|Tree tomato||El tomate de árbol|
|Blueberry / Cranberry||El arándano|
Vocabulary: Vegetables in Spanish
|Bell pepper||El pimentón|
|Hot pepper||El jalapeño|
|Sweet potato||El camote|
Less Common Vegetables
|Mushroom||El hongo / champiñón|
|Squash / Pumpkin||La calabaza|
Are You a Parent?
If you’re seeking a simple, effective, and free resource to teach fruits and vegetables to your kids in Spanish, sign up for a free class with Homeschool Spanish Academy. Our Spanish teachers skillfully bring the material to life for little ones. It’s fun, interactive, and a great way to make sure the information sticks. Try it out to see how live classes can help your family’s Spanish pronunciation, conversational skills, and cultural knowledge!
Fun Learning Activities
Practice makes perfect, and practicing your new vocabulary words is the best way to commit them to memory. Check out these four activities to do on your own or in a group. The first two you can do on your own as an adult learner or as a parent teaching your kids, while the latter two are ideal for small groups.
Write the names of 10-15 fruits on slips of paper. Pull one piece of paper from a bag and draw a picture of the fruit you selected. Draw and color both the outside and inside of the fruit (look it up on Google Images) and label it with the Spanish and English names. You can also label parts of the fruit including:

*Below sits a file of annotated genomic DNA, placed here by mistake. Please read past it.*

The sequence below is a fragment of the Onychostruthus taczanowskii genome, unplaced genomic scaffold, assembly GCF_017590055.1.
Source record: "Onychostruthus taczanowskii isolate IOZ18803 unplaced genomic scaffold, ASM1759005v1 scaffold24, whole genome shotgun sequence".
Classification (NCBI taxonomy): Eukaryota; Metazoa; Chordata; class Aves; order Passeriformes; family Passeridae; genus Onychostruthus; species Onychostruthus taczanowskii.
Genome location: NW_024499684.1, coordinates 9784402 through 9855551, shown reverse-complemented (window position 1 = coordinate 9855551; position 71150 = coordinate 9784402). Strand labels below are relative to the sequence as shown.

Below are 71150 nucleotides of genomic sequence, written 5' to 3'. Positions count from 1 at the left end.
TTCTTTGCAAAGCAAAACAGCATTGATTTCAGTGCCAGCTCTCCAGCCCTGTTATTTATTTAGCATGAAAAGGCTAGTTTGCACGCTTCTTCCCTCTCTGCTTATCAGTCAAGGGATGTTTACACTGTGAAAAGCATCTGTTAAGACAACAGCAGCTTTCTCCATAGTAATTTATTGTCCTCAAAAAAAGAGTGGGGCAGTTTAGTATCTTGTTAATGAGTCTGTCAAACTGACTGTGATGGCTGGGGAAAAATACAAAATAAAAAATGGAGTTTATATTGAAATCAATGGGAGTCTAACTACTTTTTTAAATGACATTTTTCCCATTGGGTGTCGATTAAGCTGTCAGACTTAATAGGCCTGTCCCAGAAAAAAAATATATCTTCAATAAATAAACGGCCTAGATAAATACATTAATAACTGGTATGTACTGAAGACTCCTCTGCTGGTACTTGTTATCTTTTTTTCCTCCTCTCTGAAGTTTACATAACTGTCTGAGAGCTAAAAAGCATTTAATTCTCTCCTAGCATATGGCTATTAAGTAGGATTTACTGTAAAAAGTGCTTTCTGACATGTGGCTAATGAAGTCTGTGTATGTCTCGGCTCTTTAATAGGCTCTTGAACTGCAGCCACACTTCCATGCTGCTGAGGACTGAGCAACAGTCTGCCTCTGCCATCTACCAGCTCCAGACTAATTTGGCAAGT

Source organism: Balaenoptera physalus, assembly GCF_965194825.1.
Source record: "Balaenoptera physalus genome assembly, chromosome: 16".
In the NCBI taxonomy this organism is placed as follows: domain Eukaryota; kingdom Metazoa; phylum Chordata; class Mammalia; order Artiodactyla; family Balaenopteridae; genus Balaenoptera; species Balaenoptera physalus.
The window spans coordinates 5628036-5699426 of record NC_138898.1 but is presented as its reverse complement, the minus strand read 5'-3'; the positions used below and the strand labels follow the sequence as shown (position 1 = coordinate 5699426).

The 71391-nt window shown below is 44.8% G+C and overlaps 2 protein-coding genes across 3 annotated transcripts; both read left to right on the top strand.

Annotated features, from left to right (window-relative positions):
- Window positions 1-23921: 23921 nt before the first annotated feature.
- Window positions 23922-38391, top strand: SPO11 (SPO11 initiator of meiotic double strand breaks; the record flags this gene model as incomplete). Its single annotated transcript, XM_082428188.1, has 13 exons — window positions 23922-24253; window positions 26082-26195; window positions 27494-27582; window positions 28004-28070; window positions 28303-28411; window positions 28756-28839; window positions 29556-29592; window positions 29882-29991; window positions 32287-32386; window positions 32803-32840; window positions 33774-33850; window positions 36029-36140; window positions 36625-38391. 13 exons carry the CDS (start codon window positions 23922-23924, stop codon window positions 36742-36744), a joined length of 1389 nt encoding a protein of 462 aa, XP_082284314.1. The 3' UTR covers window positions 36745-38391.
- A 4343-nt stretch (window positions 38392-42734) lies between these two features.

- Las semillas – seeds
- El tallo – stem
- La flor – flower
- Las hojas – leaves
- Las raices – roots
Use your five senses to learn about vegetables and fruits:
- Describe what the fruit looks like inside and out (vista)
- Smell it (olfato) and describe its aroma
- Touch the fruit or vegetable and describe the texture (tacto)
- Bite into it and describe what you hear (oído)
- Taste the fruit and learn words such as dulce, amargo, acido, and salado to describe it. (gusto).
Pretend to buy and sell (real or plastic) fruit at a make-believe market. Participants can take turns playing the roles of seller and buyer. Use this sample dialogue to get started.
Person 1: ¿Qué fruta te gusta comer?
Person 2: Me gusta comer ________. ¿Y tu, qué fruta te gusta?
Person 1: A mi me gusta __________. ¿Cuanto cuesta _______? Quiero comprar ______.
This provides the opportunity to practice fruit and vegetable vocabulary. Extend the activity by asking questions and talking about colors, price, weight, and quantity.
Gather in a circle and prompt each person to repeat the sentence: Voy en un picnic y tengo que llevar __________. Each child tries to think of a new fruit that hasn’t been mentioned yet.
An alternative way to play it to have one participant come up with a secret rule, such as only sweet things. Students take turns raising their hands and asking ¿Puedo llevar _________? The person who made the rule will reply sí or no accordingly. After all students have been invited to the picnic, prompt them to guess la regla secreta.
Have fun learning vocabulary related to vegetables and fruits in Spanish!